Situation sketch Flidar project

Before I start discussing the relevance and the importance of the thesis topic, let me first give you a little situation sketch about our project.

The topic we are working on concerns the development of a renewable power system for a floating Lidar or Flidar.  A Lidar (light detection and ranging) is a appliance that is capable of measuring wind speeds by sending and catching beams of light.  The light emitted by the Lidar is reflected by airborne particles like dust, pollen, water droplets which cause a slight change in the frequency of the backscattered light.  This principle is known as the Doppler effect and can be used to calculate the wind speeds.

Before building a new wind farm a Lidar is used to gather data about the wind quality on the building site.  For onshore projects a Lidar can be placed upon the site and data can be analyzed quite easily. Offshore the situation is slightly different, a platform has to be constructed to support the Lidar and other measuring equipment.  This already requires a serious investment without knowing if the site offers opportunities for a new wind farm.

The company we work with is called 3E (www.3e.eu) and they are commercializing a solution to overcome this high investment and still gather the necessary data.  By attaching the Lidar on a buoy and thus creating a floating Lidar or Flidar drastic cost reductions are possible.  The Flidar is designed to operate maintenance free and autonomous for more than six months in demanding offshore environments such as the European North sea area.  The buoy and its equipment is fully powered by renewable energy from solar panels and wind turbines.

Our thesis consists out of redesigning and improving the power system and come up with creative and innovative solutions to improve energy, space and cost efficiency.

I hope this short introduction helps you to understand what Tijl and I will be doing as a thesis. If you have any questions, remarks or if you would like some extra information, don’t hesitate to leave a comment.

The Flidar measurement buoy

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6 thoughts on “Situation sketch Flidar project

  1. gabuglio says:

    As this whole construction is situated in the sea. How is it protected against possible heavy storms? Is it still possible to collect the proper data in this kind of situations?

    • deckersbram says:

      The buoy itself has an anchor securing it’s location in sea. There is constant communication between the buoy and gps satellites to make sure that the buoy stay’s on the same location (or in an acceptable area around the exact location). When for some reason (for example heavy storms) the buoy would drift away from it’s location alarm signals will be send out using gsm signals containing the location of the buoy so it can be picked up.

      To make sure that there is no false data obtained the measurement device is fitted with a wiper and a water pump to make sure the surface of the Lidar is clean (just like in a car). So the emitted light will not be influenced by dust or water on the surface of the Lidar. The data measured by the floating Lidar has proven to have an accuracy equivalent to the performance of on-shore LiDAR measurement devices.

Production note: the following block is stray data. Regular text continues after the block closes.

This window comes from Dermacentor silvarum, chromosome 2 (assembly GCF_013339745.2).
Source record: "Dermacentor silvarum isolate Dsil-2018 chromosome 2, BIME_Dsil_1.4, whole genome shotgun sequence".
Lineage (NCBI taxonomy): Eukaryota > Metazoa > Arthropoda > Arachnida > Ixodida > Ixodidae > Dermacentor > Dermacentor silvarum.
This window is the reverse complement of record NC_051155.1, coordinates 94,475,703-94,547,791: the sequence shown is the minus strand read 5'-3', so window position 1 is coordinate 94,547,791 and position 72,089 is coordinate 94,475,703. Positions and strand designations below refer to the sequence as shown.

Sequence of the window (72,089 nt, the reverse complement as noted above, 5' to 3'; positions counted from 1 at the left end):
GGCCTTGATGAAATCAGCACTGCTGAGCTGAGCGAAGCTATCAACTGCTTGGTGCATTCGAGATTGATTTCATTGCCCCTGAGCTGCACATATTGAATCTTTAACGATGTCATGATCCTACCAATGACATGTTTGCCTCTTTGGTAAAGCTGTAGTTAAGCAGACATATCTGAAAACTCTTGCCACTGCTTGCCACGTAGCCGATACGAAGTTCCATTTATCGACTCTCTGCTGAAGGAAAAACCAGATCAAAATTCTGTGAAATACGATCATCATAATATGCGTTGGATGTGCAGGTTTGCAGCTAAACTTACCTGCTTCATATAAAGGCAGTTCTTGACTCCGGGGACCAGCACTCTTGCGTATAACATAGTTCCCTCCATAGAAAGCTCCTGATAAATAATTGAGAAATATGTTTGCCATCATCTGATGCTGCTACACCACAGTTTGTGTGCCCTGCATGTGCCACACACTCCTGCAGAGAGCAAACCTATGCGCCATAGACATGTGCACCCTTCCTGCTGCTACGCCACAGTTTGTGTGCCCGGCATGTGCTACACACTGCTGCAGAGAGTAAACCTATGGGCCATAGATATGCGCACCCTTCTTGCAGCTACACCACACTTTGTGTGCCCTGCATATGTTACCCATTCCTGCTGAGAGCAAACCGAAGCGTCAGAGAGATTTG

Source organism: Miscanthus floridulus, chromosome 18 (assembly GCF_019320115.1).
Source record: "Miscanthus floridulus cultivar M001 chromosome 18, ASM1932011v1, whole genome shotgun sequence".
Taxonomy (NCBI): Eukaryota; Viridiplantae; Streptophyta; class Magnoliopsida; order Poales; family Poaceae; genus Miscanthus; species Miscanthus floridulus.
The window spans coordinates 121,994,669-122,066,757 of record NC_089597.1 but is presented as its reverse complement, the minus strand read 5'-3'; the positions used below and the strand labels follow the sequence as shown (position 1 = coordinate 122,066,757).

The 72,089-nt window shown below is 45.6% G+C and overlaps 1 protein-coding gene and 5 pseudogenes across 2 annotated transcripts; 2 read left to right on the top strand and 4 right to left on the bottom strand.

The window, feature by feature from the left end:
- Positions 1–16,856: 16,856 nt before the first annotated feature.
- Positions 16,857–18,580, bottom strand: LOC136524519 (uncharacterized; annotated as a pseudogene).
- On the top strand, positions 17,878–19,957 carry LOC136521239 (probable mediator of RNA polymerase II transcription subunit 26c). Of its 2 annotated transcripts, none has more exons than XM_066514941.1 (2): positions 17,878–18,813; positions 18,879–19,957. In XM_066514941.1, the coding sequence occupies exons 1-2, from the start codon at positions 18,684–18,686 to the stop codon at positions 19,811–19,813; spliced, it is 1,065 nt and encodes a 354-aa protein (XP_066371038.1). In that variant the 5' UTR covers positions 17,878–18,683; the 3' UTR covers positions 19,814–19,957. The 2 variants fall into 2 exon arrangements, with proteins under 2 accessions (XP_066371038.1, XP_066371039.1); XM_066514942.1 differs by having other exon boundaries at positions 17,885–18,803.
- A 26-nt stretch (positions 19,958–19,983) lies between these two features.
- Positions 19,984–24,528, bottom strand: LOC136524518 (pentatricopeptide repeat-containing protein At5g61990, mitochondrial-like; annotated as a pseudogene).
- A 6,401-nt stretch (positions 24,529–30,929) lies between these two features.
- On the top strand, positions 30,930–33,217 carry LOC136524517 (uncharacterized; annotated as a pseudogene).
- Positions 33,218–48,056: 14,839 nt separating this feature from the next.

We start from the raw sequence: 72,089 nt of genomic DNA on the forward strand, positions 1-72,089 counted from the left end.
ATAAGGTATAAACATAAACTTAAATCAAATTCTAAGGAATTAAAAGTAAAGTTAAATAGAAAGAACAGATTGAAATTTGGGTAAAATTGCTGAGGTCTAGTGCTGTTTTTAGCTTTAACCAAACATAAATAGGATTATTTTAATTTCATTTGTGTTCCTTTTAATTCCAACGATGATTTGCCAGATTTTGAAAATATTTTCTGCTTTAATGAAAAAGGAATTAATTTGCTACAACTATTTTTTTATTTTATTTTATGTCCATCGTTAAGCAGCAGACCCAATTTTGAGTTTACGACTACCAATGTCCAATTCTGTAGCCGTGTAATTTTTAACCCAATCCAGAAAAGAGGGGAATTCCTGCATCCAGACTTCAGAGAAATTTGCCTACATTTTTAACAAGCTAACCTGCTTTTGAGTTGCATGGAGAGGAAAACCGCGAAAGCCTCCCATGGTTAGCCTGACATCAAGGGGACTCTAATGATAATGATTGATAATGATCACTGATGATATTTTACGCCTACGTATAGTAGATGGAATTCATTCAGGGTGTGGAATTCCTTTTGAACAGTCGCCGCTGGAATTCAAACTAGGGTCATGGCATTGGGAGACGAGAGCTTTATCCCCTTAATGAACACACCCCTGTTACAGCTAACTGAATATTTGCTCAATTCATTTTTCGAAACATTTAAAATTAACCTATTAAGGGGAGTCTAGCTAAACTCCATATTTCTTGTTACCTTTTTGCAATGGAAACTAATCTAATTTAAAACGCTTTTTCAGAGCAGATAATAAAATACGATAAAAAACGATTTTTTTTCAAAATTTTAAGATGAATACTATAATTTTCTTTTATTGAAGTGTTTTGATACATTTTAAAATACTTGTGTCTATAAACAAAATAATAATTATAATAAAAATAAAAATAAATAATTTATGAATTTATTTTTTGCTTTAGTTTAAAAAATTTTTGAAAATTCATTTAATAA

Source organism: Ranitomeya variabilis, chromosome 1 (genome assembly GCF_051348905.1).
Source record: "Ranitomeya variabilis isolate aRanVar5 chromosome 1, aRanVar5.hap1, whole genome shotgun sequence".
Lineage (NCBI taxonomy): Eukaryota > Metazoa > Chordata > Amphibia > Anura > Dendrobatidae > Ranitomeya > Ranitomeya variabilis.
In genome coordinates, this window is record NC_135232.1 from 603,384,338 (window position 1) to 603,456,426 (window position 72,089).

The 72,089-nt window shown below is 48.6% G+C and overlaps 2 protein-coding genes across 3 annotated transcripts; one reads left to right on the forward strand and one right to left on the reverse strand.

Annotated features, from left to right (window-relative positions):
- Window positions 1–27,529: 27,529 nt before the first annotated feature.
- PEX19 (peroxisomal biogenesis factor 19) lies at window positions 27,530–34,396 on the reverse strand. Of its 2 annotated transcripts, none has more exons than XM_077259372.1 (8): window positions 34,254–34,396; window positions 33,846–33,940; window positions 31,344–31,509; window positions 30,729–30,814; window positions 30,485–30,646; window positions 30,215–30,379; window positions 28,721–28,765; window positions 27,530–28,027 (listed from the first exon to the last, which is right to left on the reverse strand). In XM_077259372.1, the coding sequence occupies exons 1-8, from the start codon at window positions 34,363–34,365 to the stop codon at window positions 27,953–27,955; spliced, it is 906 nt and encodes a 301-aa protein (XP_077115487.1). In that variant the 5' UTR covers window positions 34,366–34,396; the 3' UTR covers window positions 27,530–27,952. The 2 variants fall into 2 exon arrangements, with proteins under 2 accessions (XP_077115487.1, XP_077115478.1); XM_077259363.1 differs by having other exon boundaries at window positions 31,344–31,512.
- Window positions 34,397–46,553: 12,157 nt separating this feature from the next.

Hope this answers your question.

  2. woutcordeel says:

    When I look to the photo, i have my fears about physical strength/protection. The wind turbines look quite fragile. High waves have a huge mass, so isn’t there any danger of damaging some parts when it crushes against the structure? And what about the prevention for damage to the solar panels due to ice storms?

  3. tijlcrauwels says:

    Valid questions, first of all there are two kinds of waves: Breaking waves and deep water waves.

    For the first type of waves, the breaking waves, it is true that the turbines and pv panels have to deal with high forces. Looking at the pv panels this is taken care of by using offshore pv panels, these have a steel frame around it and are covered with strong glass. This reduces the performance but increases the security. As for the turbines,they have flexible blades which allows them to bend and take on large forces. Also when there are high waves they usually come with lots of wind, which makes the turbine turn fast and this also makes them stronger due to the circular motion.

    For the second type of waves, the deep water waves, the buoy floats on top of the water so there are no forces due to the water. So no problems will occure.

    For temperatures below 0 there will be problems, the performance will reduce as the pv panels freeze up, for the turbines they loose aerodynamics and ultimately will stop moving and they won’t produce electricity anymore. These problems will be only temporary, because once the devices are defrosted they will return to their natural state and will start working again.

    Hope this answers your questions about the Flidar.

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